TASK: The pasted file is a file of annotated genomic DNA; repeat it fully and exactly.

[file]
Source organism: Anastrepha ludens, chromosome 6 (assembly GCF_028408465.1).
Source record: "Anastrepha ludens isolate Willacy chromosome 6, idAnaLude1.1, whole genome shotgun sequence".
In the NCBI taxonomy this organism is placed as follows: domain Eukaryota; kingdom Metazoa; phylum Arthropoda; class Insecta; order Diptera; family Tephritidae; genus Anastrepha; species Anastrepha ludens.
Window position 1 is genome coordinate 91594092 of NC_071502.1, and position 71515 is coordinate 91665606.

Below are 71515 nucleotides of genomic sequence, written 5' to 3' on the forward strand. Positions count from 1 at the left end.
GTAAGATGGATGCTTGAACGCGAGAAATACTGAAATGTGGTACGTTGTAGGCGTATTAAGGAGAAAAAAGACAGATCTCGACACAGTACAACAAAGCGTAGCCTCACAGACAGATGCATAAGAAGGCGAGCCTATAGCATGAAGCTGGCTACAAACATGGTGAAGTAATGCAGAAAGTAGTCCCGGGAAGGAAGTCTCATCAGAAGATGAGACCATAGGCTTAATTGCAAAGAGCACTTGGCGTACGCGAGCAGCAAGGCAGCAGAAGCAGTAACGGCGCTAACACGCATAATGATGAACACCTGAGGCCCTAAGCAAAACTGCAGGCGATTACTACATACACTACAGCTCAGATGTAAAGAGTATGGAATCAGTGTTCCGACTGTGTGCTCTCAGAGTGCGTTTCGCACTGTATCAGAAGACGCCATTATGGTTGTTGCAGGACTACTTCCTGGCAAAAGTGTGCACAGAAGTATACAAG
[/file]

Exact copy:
Source organism: Anastrepha ludens, chromosome 6 (assembly GCF_028408465.1).
Source record: "Anastrepha ludens isolate Willacy chromosome 6, idAnaLude1.1, whole genome shotgun sequence".
In the NCBI taxonomy this organism is placed as follows: domain Eukaryota; kingdom Metazoa; phylum Arthropoda; class Insecta; order Diptera; family Tephritidae; genus Anastrepha; species Anastrepha ludens.
Window position 1 is genome coordinate 91594092 of NC_071502.1, and position 71515 is coordinate 91665606.

Below are 71515 nucleotides of genomic sequence, written 5' to 3' on the forward strand. Positions count from 1 at the left end.
GTAAGATGGATGCTTGAACGCGAGAAATACTGAAATGTGGTACGTTGTAGGCGTATTAAGGAGAAAAAAGACAGATCTCGACACAGTACAACAAAGCGTAGCCTCACAGACAGATGCATAAGAAGGCGAGCCTATAGCATGAAGCTGGCTACAAACATGGTGAAGTAATGCAGAAAGTAGTCCCGGGAAGGAAGTCTCATCAGAAGATGAGACCATAGGCTTAATTGCAAAGAGCACTTGGCGTACGCGAGCAGCAAGGCAGCAGAAGCAGTAACGGCGCTAACACGCATAATGATGAACACCTGAGGCCCTAAGCAAAACTGCAGGCGATTACTACATACACTACAGCTCAGATGTAAAGAGTATGGAATCAGTGTTCCGACTGTGTGCTCTCAGAGTGCGTTTCGCACTGTATCAGAAGACGCCATTATGGTTGTTGCAGGACTACTTCCTGGCAAAAGTGTGCACAGAAGTATACAAG